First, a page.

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When life first spawned on Earth, it wasn’t like humans or even dinosaurs started crawling out of nowhere, but more like amoebic things swarming in a primordial swamp. It took eons for multicellular life-forms to come into being.
Humans are made of cells — about 30 trillion of them. But how did life go from blobs of single-celled organisms to so many forms of complex multicellular life that include us? Hydroxy acids may have the answer, if you ask Tony Z. Jia of the Earth-Life Science Institute (ELSI) of Tokyo Institute of Technology and Kuhan Chandru of the University of Chemistry and Technology in Prague. They co-led a study recently published in Biomacromolecules, which shows how alpha-hydroyxy acids or AHAs (the same stuff in some really high-end skincare) could have been the base for multicellular evolution.
“Polyesters formed from hydroxy acids could have formed somewhat labile polymers fairly easily, through simple drying conditions on early Earth, perhaps before the advent of peptides, which would have been more difficult to produce,” Jia told SYFY WIRE in an interview.
Hydroxy acids can spontaneously link together. If that sounds like alien fiction, the science in it is the bonds they create. These bonds between a hydroxyl group (OH) and a carboxyl group (COOH), called ester bonds, cause them to link together and also start a process known as dehydration synthesis. The process itself is switched on by dehydration. To simulate what could have been going on when Earth was still a young planet, Jia, Chandru and their research team used heat to dehydrate AHAs and push ester bonds to form.
Peptides are molecules made of chains of amino acids. Another so-called miracle ingredient for skincare, peptides don’t come about as easily because of the need for more energy, but when they do, they have solid bonds. Add those to AHAs and you can see where this is going. No wonder these things are the superstars for face creams and serums that promise youth in a bottle.
“The prebiotic mix where the origins of life started is filled with a myriad of organic compounds that largely consist of non-biological compounds and only some biomolecules, like amino acids,” Chandru told us. “Ester bonds have the potential to pave the way towards building higher-order structures that may have contributed to the origins of cellular organisms."
What happens when hydroxy acids are dehydrated could have been the primitive backbone for multicellular life on Earth. AHA monomers (single molecules) were dried and then rehydrated. It was when water was added that these dehydrated monomers went through the phase separation process and bonded into polymers, specifically polyesters, that formed droplet-like structures with no membrane. The researchers believe that the compartments in these droplets may have preceded those in actual cells, which would be necessary for separating chemicals that would react, and allowing chemical reactions when needed. Some that were experimented with even had the potential to hold RNA.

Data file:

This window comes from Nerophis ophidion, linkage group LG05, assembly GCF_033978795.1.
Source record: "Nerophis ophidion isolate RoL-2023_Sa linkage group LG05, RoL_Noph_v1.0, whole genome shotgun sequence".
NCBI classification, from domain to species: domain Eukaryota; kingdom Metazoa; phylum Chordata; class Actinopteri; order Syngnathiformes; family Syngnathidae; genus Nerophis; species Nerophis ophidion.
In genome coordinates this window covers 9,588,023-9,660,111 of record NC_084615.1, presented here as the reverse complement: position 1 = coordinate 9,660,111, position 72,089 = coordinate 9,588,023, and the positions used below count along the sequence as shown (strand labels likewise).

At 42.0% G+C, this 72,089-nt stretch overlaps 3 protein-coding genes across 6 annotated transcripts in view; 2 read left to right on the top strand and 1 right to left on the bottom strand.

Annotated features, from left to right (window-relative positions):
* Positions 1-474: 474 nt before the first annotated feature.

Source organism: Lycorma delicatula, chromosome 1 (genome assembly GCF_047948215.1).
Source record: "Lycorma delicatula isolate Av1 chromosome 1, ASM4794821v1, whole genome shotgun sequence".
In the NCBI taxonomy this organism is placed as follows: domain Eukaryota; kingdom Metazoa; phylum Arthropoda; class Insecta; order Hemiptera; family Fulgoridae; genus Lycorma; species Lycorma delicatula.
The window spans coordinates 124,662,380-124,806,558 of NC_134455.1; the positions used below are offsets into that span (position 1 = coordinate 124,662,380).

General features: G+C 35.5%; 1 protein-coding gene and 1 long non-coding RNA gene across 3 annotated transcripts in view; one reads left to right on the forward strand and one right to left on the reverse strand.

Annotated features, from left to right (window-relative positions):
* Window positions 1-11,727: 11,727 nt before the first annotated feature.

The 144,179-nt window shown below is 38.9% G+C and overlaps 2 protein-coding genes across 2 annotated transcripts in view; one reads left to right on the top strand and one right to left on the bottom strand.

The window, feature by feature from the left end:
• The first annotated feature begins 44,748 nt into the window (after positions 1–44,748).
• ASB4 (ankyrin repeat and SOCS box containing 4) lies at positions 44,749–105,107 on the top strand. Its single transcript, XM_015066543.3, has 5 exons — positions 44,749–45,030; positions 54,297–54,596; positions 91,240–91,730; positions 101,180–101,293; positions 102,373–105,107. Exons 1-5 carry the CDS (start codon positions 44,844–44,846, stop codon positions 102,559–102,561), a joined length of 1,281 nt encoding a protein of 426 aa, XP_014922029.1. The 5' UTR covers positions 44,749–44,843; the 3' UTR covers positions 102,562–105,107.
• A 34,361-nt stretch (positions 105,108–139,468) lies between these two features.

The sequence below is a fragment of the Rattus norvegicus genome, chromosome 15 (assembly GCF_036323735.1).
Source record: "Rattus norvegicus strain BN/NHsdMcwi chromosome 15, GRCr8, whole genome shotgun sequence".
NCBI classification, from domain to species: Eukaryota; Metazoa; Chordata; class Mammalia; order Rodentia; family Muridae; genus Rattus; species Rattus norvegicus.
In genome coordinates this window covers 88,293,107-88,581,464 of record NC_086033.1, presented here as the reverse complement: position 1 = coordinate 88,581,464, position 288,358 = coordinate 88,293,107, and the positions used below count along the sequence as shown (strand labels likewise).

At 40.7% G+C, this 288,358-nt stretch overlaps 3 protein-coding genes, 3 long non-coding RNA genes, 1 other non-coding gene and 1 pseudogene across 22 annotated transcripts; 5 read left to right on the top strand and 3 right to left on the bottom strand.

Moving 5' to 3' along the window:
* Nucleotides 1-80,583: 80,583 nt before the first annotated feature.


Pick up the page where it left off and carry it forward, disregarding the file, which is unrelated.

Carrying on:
Survival of early cells that may or may not have evolved from these polyester structures was not easy on a planet that was still going through huge geological changes that also affected its chemistry. Even amoebas needed to evolve to withstand their environments, from pools of water that were too salty or acidic to temperatures that were too high when our planet was still a literal hot mess. Cells that were able to make it through and create the next generation also passed on the mechanisms that helped them survive.
“The early Earth contained a significant amount of chaotic and degradative conditions, especially for primitive chemicals and cells,” Jia said. “Prebiotic chemical systems could have developed traits for survival even well before the formation of the first protocells on Earth.”
How exactly life on Earth originated, and what triggers could have made it multicellular, are still unanswered questions, which is something both Jia and Chandru both emphasized to us. It is still impossible to just create life from nothing. Though you can’t replicate the first life-forms on Earth in a test tube, at least yet, what they found by using their existing knowledge can push future studies that keep evolving the research. They themselves will continue to experiment with chemicals that could have reacted to form the first cells that would eventually create complex multicellular organisms.
“Being able to link these systems, chemically, physically, mechanistically, structurally, or in some other way, would provide a much greater understanding of the origins of multicellular life,” said Jia. Chandru added that “by exploring non-biological prebiotic compounds, one can better answer the origins of life conundrum.”
As they continue to figure out exactly what could have happened 4 billion years ago, maybe the side effects of this research could result in the most potent anti-aging cream ever.